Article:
RCBJ Perspectives: “New TEA Rules – Frequently Asked Questions”

RCBJ Perspectives: “New TEA Rules – Frequently Asked Questions”

Originally Published in the April 2020 Regional Center Business Journal 

By Alex Brown | Senior Economist, Impact DataSource

EB-5 Immigrant Investor Program Modernization, the final rule published by the Department of Homeland TEA RulesSecurity (DHS) in the Federal Register on July 24, 2019 (“Final Rule”), went into effect on November 21, 2019. Under the Final Rule, USCIS is no longer accepting Targeted Employment Area (“TEA”) certifications from the individual states. Instead, USCIS is requiring that I-526 petitions contain evidence that a project qualifies as a TEA and will review that evidence as part of I-526 adjudication.

Additionally, the Final Rule changed the requirements for qualification as a high-unemployment TEA. MSAs, counties, cities with a population greater than 20,000 and outside of an MSA, and census tracts can all qualify individually if their unemployment rate is at least 150% of the national unemployment rate. A high-unemployment TEA may also consist of a combination of “directly adjacent” tracts, if the weighted average unemployment rate of the combined tracts is at least 150% of the national unemployment rate.

Q: Since USCIS is no longer recognizing TEA letters provided by the states, how do I obtain a TEA certification?

A: Under the Final Rule, evidence that a Project site qualifies as a TEA must be submitted with each investor’s I-526 petition and will be reviewed by USCIS as part of I-526 adjudication. USCIS will not be providing a separate process for reviewing TEA certifications. Under the Final Rule, TEA status will not be confirmed until the I-526 petition has been processed, and as of March 18, 2020, I-526 processing time is currently estimated to be between 33 and 50 months.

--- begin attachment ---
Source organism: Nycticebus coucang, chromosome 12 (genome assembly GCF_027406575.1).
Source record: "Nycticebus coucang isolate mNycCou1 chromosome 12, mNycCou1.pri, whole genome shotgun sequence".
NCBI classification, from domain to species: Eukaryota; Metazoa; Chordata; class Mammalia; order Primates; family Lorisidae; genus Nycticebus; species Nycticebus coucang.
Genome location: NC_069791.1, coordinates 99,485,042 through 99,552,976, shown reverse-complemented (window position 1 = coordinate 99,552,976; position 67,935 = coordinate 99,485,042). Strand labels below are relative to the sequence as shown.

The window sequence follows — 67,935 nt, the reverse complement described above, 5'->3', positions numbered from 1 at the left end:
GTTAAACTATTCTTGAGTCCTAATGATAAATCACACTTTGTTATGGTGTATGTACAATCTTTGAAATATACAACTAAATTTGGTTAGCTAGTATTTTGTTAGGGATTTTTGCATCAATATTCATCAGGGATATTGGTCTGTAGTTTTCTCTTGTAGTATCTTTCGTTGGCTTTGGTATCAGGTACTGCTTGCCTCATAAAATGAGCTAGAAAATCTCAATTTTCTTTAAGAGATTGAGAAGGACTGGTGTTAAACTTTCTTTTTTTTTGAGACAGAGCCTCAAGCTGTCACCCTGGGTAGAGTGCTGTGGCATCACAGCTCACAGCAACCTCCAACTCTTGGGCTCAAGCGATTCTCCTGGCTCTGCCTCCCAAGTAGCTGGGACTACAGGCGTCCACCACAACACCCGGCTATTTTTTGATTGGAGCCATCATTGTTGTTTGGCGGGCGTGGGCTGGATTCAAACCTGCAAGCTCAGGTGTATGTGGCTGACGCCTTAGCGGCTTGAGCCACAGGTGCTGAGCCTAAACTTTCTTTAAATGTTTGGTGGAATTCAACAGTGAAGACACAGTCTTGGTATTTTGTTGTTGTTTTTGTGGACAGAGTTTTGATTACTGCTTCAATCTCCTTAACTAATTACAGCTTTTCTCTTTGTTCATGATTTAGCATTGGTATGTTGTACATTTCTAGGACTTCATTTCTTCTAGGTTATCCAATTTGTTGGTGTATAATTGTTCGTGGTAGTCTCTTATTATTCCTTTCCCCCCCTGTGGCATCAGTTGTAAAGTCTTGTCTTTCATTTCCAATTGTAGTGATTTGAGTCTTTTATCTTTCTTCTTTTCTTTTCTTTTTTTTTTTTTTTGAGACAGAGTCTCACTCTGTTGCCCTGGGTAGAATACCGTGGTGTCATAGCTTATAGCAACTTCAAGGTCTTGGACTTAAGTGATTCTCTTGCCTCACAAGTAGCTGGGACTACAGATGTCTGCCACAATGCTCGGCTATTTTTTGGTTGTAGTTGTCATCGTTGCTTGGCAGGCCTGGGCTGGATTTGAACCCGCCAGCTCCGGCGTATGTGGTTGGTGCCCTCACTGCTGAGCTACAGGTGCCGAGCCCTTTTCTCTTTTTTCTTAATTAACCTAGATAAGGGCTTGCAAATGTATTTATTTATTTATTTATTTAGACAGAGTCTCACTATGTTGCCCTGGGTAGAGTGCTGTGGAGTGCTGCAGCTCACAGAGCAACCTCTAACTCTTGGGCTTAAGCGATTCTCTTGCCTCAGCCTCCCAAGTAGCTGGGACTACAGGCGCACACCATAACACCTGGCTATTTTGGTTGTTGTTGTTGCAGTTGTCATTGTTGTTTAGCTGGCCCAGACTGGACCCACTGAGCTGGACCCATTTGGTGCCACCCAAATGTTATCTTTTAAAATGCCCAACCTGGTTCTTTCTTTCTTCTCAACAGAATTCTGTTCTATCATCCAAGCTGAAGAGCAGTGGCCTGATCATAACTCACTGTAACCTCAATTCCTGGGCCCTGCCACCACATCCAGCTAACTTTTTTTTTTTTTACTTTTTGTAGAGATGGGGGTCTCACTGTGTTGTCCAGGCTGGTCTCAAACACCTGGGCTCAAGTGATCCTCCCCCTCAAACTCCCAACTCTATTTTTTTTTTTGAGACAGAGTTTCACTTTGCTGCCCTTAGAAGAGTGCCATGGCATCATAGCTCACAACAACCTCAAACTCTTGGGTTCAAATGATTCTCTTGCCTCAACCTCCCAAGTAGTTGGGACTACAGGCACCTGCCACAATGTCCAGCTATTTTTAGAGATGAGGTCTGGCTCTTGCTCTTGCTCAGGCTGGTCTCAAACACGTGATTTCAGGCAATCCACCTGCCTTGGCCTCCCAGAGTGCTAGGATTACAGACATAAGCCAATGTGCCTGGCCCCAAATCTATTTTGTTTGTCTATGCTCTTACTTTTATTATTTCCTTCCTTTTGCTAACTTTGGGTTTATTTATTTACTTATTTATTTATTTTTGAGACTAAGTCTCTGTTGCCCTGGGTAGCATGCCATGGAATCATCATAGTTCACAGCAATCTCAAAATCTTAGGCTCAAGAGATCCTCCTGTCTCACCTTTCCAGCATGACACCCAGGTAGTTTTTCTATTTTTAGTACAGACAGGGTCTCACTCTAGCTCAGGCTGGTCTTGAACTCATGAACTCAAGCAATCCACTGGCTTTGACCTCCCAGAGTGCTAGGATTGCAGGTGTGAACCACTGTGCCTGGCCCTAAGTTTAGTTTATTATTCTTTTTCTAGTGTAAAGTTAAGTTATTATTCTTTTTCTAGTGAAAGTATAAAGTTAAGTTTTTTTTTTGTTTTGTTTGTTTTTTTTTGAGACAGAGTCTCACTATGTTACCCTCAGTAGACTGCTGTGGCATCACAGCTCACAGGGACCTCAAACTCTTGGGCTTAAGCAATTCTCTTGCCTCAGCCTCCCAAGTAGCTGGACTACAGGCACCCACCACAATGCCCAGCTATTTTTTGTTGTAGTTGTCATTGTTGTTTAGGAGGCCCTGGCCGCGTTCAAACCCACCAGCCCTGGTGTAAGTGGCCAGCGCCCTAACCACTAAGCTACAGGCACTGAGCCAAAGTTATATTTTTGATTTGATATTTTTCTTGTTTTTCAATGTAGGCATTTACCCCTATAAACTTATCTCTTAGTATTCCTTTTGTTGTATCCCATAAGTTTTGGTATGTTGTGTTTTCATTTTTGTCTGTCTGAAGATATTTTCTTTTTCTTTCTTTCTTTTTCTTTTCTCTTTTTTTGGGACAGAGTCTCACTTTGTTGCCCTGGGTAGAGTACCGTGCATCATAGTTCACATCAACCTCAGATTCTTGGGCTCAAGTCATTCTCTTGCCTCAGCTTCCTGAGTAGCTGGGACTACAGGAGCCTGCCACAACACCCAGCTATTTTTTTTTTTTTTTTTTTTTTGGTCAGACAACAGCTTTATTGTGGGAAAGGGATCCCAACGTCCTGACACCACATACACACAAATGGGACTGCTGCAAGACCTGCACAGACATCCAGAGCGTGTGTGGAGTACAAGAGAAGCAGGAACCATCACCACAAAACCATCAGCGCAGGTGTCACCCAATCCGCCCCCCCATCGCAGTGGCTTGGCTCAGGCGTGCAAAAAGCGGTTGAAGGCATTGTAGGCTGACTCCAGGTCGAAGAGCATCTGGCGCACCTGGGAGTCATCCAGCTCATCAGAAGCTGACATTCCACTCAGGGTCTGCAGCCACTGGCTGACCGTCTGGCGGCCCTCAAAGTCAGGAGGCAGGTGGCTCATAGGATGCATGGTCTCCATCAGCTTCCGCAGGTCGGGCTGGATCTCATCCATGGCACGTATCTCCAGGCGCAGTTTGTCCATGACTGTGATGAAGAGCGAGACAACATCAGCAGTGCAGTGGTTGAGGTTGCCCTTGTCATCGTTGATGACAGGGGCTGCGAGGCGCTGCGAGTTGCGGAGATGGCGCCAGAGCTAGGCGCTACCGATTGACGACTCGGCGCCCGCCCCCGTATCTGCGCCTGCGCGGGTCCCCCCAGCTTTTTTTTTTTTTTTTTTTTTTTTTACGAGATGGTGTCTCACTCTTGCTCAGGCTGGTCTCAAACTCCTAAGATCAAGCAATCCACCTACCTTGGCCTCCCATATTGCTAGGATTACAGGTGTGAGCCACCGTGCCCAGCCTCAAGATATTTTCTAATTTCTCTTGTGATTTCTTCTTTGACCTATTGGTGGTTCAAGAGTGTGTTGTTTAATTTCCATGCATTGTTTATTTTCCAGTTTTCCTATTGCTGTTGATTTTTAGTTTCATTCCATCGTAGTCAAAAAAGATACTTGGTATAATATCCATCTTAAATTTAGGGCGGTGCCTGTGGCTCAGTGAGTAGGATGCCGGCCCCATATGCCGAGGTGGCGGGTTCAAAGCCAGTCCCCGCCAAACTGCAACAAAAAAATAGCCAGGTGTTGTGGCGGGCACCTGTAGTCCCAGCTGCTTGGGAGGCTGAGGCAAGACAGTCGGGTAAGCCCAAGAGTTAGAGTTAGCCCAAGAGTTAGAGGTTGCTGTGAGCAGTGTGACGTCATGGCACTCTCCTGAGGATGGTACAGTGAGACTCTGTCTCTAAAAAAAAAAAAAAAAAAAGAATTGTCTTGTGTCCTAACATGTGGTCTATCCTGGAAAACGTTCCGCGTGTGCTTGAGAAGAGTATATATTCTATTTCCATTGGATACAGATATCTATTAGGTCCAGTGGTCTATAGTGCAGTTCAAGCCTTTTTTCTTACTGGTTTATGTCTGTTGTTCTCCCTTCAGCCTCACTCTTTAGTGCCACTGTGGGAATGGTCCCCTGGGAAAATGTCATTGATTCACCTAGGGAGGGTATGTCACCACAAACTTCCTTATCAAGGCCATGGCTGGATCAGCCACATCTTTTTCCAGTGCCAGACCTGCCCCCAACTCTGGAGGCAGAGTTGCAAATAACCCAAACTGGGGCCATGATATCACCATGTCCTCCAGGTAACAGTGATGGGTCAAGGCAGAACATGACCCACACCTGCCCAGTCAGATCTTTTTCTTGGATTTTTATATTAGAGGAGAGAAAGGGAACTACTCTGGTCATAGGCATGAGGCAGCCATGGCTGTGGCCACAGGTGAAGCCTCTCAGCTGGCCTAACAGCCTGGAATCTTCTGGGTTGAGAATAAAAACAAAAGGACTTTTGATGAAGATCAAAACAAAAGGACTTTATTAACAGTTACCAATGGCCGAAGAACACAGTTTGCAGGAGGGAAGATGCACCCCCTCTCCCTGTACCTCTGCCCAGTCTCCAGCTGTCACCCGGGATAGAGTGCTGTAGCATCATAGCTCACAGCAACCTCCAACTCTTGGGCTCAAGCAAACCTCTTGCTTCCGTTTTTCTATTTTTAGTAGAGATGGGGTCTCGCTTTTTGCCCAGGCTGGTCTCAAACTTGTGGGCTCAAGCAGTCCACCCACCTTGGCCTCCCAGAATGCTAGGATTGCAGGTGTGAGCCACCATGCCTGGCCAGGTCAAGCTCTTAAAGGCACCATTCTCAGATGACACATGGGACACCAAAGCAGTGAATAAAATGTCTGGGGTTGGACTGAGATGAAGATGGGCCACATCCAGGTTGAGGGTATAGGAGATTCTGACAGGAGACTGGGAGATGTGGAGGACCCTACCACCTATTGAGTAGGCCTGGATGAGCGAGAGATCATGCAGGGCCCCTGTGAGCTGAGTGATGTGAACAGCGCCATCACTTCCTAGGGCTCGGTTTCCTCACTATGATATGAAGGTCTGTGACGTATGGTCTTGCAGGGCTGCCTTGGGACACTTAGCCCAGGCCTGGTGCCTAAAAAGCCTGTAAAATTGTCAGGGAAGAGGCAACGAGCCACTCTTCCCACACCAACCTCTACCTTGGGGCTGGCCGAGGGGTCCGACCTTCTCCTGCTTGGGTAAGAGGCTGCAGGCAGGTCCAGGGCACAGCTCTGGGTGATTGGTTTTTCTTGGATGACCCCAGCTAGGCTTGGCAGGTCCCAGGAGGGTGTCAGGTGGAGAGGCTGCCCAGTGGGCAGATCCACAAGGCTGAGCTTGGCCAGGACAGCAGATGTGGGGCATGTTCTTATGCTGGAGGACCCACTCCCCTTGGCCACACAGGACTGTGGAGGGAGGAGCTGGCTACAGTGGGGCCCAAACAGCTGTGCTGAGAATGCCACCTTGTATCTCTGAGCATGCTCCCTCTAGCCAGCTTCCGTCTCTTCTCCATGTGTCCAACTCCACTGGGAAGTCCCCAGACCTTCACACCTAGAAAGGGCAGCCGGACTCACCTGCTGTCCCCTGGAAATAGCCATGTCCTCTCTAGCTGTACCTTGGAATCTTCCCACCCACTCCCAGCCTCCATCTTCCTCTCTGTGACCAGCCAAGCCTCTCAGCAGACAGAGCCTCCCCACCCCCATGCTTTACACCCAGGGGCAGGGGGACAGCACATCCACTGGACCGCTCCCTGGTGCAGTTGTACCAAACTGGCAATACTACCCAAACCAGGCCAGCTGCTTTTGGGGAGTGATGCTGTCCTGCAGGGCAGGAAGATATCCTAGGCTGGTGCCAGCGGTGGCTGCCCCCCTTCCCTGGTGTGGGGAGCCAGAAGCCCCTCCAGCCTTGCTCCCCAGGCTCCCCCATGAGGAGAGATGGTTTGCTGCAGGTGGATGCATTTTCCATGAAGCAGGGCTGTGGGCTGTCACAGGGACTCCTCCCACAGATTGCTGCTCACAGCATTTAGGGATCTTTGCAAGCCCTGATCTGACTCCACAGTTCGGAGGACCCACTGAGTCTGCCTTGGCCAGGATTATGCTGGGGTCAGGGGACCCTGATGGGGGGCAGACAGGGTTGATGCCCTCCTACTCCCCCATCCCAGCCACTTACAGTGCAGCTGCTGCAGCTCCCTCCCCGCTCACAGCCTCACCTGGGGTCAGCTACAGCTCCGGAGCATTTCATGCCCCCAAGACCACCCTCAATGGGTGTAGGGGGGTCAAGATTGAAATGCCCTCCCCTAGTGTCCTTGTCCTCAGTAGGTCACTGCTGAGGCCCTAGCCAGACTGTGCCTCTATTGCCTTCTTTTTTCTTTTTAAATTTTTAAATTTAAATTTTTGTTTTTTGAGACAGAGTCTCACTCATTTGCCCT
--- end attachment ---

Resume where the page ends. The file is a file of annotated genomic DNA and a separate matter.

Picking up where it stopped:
Q: What evidence needs to be presented to USCIS to show that a Project site qualifies as a TEA?

A: The evidence submitted to USCIS as part of the I-526 petition must show that at the time of investment or I-526 filing, whichever came first, the Project site met the requirements for TEA qualification. The evidence should include the source of the data used to determine the labor statistics of the MSA, county, city, or census tract(s), the TEA unemployment threshold, a map showing the project site and the county, city, or census tract(s) included in the TEA, the labor statistics (civilian labor force, employment, and unemployment, plus the unemployment rate) of the county, city, or census tract(s), and the weighted average unemployment rate of the combined census tracts if the TEA relies on census tract combination.

Q: How many tracts can I combine to create a TEA?

A: USCIS does not have a specific limit on the number of tracts that can be combined, but the combination is limited to the project tract(s) and any or all “directly adjacent” tracts.

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